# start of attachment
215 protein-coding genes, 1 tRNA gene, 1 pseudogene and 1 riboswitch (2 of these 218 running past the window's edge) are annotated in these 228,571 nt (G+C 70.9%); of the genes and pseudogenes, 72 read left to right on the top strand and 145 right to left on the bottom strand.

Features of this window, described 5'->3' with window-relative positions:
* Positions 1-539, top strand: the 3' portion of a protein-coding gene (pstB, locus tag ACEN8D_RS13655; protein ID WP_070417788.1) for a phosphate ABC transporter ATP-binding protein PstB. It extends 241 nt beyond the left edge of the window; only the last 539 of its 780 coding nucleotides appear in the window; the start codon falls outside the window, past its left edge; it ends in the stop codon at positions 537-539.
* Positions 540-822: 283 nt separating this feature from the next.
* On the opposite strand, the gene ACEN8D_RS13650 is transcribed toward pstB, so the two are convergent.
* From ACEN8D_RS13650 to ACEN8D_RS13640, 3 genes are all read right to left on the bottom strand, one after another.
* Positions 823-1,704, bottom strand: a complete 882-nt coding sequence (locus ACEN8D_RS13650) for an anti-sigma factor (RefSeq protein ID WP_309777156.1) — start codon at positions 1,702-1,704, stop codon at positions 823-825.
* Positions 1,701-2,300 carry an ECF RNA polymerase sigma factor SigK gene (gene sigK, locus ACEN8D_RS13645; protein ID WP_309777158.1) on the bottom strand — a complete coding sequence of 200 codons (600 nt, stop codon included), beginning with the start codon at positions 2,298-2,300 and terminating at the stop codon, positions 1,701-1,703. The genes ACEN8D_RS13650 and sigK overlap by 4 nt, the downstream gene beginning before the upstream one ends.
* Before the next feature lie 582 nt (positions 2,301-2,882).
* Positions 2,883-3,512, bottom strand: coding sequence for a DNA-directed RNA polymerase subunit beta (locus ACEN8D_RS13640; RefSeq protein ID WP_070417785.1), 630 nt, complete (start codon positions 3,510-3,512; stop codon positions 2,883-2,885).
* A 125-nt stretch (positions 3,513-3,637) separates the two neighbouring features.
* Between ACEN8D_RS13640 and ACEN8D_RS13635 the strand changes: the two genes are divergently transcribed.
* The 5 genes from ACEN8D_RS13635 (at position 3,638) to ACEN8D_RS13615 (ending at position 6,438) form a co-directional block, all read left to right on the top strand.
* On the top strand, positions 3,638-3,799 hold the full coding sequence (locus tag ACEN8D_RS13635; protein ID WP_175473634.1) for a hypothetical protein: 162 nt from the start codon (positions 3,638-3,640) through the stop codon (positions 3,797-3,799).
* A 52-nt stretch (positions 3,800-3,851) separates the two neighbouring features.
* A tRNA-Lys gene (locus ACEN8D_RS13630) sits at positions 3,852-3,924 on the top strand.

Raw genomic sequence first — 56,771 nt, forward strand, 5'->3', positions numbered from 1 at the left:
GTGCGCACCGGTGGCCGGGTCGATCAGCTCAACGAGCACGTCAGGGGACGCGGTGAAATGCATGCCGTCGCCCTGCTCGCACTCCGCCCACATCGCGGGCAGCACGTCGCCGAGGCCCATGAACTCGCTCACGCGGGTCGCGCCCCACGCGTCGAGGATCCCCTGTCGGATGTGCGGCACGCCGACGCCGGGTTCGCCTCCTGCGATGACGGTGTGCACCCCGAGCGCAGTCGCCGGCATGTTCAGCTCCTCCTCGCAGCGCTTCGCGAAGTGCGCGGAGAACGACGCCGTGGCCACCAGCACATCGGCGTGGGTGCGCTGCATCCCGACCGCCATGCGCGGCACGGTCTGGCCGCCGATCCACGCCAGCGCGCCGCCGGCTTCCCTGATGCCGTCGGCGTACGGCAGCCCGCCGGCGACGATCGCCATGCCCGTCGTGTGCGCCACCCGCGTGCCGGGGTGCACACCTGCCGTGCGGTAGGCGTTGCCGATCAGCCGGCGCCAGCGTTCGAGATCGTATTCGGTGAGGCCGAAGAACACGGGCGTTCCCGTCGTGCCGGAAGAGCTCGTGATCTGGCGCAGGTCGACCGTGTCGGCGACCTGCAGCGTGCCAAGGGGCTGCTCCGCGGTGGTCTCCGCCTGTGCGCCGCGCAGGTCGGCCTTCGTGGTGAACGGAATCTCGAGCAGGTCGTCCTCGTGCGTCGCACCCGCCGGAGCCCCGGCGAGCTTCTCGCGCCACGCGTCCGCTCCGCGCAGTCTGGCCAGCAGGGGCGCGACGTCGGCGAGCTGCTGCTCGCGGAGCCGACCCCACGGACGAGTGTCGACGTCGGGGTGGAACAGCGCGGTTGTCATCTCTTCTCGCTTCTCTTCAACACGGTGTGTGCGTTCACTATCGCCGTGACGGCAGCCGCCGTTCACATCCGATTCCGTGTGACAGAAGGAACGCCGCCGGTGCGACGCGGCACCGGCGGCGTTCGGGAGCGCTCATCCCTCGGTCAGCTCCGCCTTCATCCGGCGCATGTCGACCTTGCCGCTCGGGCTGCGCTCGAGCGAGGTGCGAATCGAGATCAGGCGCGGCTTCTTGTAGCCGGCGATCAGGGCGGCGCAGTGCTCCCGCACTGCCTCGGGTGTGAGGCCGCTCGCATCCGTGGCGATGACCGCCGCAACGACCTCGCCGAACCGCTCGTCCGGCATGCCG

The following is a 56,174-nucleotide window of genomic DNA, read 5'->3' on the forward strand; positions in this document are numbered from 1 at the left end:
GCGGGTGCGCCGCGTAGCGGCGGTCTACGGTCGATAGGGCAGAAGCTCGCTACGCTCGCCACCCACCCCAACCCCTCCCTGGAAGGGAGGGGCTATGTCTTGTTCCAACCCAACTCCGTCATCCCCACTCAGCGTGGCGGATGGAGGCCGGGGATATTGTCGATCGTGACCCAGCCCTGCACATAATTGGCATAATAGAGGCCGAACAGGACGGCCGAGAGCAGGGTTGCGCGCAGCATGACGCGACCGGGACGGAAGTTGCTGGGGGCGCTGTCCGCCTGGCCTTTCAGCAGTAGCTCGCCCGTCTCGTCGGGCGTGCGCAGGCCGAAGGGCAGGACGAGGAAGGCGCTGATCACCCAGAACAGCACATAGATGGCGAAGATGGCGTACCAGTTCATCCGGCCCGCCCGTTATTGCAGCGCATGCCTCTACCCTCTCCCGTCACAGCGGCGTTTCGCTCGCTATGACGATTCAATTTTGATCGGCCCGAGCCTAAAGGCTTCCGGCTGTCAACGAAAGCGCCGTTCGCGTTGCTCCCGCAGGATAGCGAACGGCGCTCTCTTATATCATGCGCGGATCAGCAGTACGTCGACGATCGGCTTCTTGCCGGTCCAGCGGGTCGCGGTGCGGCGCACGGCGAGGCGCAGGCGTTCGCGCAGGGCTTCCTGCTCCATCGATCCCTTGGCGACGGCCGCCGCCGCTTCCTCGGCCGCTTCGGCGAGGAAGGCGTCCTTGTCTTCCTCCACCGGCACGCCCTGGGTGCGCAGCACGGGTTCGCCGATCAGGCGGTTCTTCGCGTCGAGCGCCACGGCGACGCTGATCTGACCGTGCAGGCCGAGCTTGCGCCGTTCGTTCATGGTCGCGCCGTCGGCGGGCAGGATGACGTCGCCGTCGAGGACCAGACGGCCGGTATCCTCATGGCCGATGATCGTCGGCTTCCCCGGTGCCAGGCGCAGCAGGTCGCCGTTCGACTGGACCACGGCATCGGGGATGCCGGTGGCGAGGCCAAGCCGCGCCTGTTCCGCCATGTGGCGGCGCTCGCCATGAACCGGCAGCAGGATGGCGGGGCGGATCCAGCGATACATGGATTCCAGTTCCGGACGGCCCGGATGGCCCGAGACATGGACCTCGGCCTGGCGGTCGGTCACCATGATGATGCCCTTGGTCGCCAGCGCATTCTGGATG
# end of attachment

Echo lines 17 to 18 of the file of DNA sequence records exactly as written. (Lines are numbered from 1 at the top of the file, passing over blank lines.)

Raw genomic sequence first — 56,771 nt, forward strand, 5'->3', positions numbered from 1 at the left:
GTGCGCACCGGTGGCCGGGTCGATCAGCTCAACGAGCACGTCAGGGGACGCGGTGAAATGCATGCCGTCGCCCTGCTCGCACTCCGCCCACATCGCGGGCAGCACGTCGCCGAGGCCCATGAACTCGCTCACGCGGGTCGCGCCCCACGCGTCGAGGATCCCCTGTCGGATGTGCGGCACGCCGACGCCGGGTTCGCCTCCTGCGATGACGGTGTGCACCCCGAGCGCAGTCGCCGGCATGTTCAGCTCCTCCTCGCAGCGCTTCGCGAAGTGCGCGGAGAACGACGCCGTGGCCACCAGCACATCGGCGTGGGTGCGCTGCATCCCGACCGCCATGCGCGGCACGGTCTGGCCGCCGATCCACGCCAGCGCGCCGCCGGCTTCCCTGATGCCGTCGGCGTACGGCAGCCCGCCGGCGACGATCGCCATGCCCGTCGTGTGCGCCACCCGCGTGCCGGGGTGCACACCTGCCGTGCGGTAGGCGTTGCCGATCAGCCGGCGCCAGCGTTCGAGATCGTATTCGGTGAGGCCGAAGAACACGGGCGTTCCCGTCGTGCCGGAAGAGCTCGTGATCTGGCGCAGGTCGACCGTGTCGGCGACCTGCAGCGTGCCAAGGGGCTGCTCCGCGGTGGTCTCCGCCTGTGCGCCGCGCAGGTCGGCCTTCGTGGTGAACGGAATCTCGAGCAGGTCGTCCTCGTGCGTCGCACCCGCCGGAGCCCCGGCGAGCTTCTCGCGCCACGCGTCCGCTCCGCGCAGTCTGGCCAGCAGGGGCGCGACGTCGGCGAGCTGCTGCTCGCGGAGCCGACCCCACGGACGAGTGTCGACGTCGGGGTGGAACAGCGCGGTTGTCATCTCTTCTCGCTTCTCTTCAACACGGTGTGTGCGTTCACTATCGCCGTGACGGCAGCCGCCGTTCACATCCGATTCCGTGTGACAGAAGGAACGCCGCCGGTGCGACGCGGCACCGGCGGCGTTCGGGAGCGCTCATCCCTCGGTCAGCTCCGCCTTCATCCGGCGCATGTCGACCTTGCCGCTCGGGCTGCGCTCGAGCGAGGTGCGAATCGAGATCAGGCGCGGCTTCTTGTAGCCGGCGATCAGGGCGGCGCAGTGCTCCCGCACTGCCTCGGGTGTGAGGCCGCTCGCATCCGTGGCGATGACCGCCGCAACGACCTCGCCGAACCGCTCGTCCGGCATGCCG